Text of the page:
As a populist war cry, “We are the 99 percent” is hard to beat. What the movement has lacked, though, is a coherent message and agenda. Until now.
Joseph E. Stiglitz, a Nobel Prize-winning economist who grew up amid the steel-mill grit and grind of Gary, Indiana, has spent decades studying the subject of his provocative new book, “The Price of Inequality.”
His conclusion: Economic growth, democracy and even the upper class itself suffer when the top 1 percent of Americans earns a fifth of the country’s income and controls more than a third of its wealth, as they do today.
“The rich do not exist in a vacuum,” he says in a blunt message to the inhabitants of what journalist Robert Frank calls Richistan. “They need a functioning society around them to sustain their position and produce income from their assets.”
Yet the U.S. government, far from reducing inequality, has spent 30 years doing the opposite, he argues: warping the market to shift money from the bottom and middle of society to the top. Government, in this view, is the billionaire’s secret weapon.
Stiglitz, who teaches at Columbia University in New York, has been exploring how inequality shapes economic behavior ever since his doctoral dissertation at the Massachusetts Institute of Technology in the 1960s. His findings, presented here with precision and passion, are grounded in behavioral economics, game theory, information asymmetries and more.
A former World Bank chief economist and Clinton White House adviser, Stiglitz has zero patience with what he calls the “religious belief” that markets are always efficient and the corollary, that governments are ever inefficient. Urging a greater balance between the two, he seeks to broaden the debate with a philosophical question:
Has American society become so unfair that “the land of opportunity” is now a myth?
Inequality has been growing for three decades, concentrating the nation’s winnings in the hands of the 1 percent even as the poor get poorer and the middle class hollows out, Stiglitz says. The last time wealth grew so condensed was just before the Great Depression.
This curbs consumption and perpetuates recessions, he says. The 1 percent club, after all, saves 15 percent to 25 percent of its income, which reduces demand and increases unemployment, he says.
Since the days of John Maynard Keynes, governments have sought to counter shortfalls in demand with increases in either public or private spending. With the 1 percent bent on restraining government expenditure, the burden for stimulating the economy fell on tax cuts and low Federal Reserve interest rates, Stiglitz says.
The devastating result was the housing bubble, which Alan Greenspan couldn’t (or wouldn’t) see because he believed markets were fully efficient. Half a decade after the bubble burst, the slump grinds on.
Stiglitz opens with a grim panorama of the economic landscape: One out of six Americans couldn’t find full-time jobs. Millions of families lost their homes. Middle-aged people faced premature retirement. And too many college graduates couldn’t find work yet were saddled with tens of thousands of dollars in student loans.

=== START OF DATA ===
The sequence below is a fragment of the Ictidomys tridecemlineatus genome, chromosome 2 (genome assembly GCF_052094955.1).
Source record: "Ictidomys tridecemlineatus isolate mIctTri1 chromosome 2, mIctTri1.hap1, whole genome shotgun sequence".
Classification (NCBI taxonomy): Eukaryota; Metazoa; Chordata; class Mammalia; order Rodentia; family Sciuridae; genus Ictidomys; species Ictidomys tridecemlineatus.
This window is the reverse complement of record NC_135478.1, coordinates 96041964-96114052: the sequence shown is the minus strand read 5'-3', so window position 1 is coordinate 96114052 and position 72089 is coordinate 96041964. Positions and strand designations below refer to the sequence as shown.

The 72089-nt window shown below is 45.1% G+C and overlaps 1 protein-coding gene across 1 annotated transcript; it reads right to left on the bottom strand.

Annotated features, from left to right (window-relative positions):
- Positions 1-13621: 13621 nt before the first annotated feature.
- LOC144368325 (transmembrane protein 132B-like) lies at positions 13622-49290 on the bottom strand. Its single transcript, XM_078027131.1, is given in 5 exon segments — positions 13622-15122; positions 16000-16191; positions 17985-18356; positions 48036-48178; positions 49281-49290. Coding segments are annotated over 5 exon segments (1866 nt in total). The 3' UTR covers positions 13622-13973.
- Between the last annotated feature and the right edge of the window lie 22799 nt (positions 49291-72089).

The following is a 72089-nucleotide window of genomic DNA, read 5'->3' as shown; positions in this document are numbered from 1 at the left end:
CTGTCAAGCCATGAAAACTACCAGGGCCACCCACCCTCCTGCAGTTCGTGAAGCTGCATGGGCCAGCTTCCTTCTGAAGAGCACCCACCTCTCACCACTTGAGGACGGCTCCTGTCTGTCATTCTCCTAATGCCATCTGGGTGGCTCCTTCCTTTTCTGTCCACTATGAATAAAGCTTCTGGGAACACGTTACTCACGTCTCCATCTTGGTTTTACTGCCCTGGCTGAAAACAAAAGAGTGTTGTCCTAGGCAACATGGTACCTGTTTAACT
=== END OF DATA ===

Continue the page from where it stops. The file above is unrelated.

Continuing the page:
Among advanced industrial nations, the U.S. now has the highest level of inequality, he says, and the immiseration didn’t happen by chance. Though market forces played a role, government policies shaped those forces. This should be obvious to anyone who reflects on why Wall Street banks were allowed to gamble with federally insured deposits -- and got bailouts when their wagers blew up.
Or why shareholders have no binding say on executive pay. Or why Warren Buffett pays a lower income-tax rate than his secretary.
“There’s been class warfare going on for the last 20 years,” Buffett explains, “and my class has won.”
As you might expect, Stiglitz doesn’t discuss the governmental excesses that sparked the Reaganite and Thatcherite rebellions of the late 1970s -- unions holding countries hostage, wage-price spirals and the Great Inflation. What of today’s abuses, though?
For all the talk about “starving the beast” of government, “we haven’t achieved the minimalist state that libertarians advocate,” he writes. What we’ve created instead, he says, is a state too weak to improve public goods such as infrastructure and education yet strong enough to shower a bounty on the wealthy. It’s government “of the 1 percent, for the 1 percent, by the 1 percent,” he says.
Stiglitz isn’t fomenting the politics of envy. He is, rather, seeking to show how fairness and efficiency can work hand-in-hand, making markets more competitive. He closes, tellingly, with an observation Alexis de Tocqueville made about 19th-century America.
The genius of America, the French thinker said, was “self- interest properly understood.” Society’s well-being, in other words, hinges on minding the self-interest of others as well as ourselves.
“Those canny Americans understood a basic fact,” Stiglitz says, paraphrasing Tocqueville. “Looking out for the other guy isn’t just good for the soul; it’s good for business.”
Sometimes the French understand America better than Americans do.
“The Price of Inequality: How Today’s Divided Society Endangers Our Future” is published by Norton in the U.S. and will be available from Allen Lane in the U.K. later this month (414 pages, $27.95, 25 pounds). To buy this book in North America, click here.
(James Pressley writes for Muse, the arts and leisure section of Bloomberg News. The opinions expressed are his own.)
Muse highlights include Scott Reyburn on the art market, John Mariani on wine and Robert Heller on pop music.
To contact the writer on the story: James Pressley in Brussels at email@example.com.
To contact the editor responsible for this story: Manuela Hoelterhoff at firstname.lastname@example.org.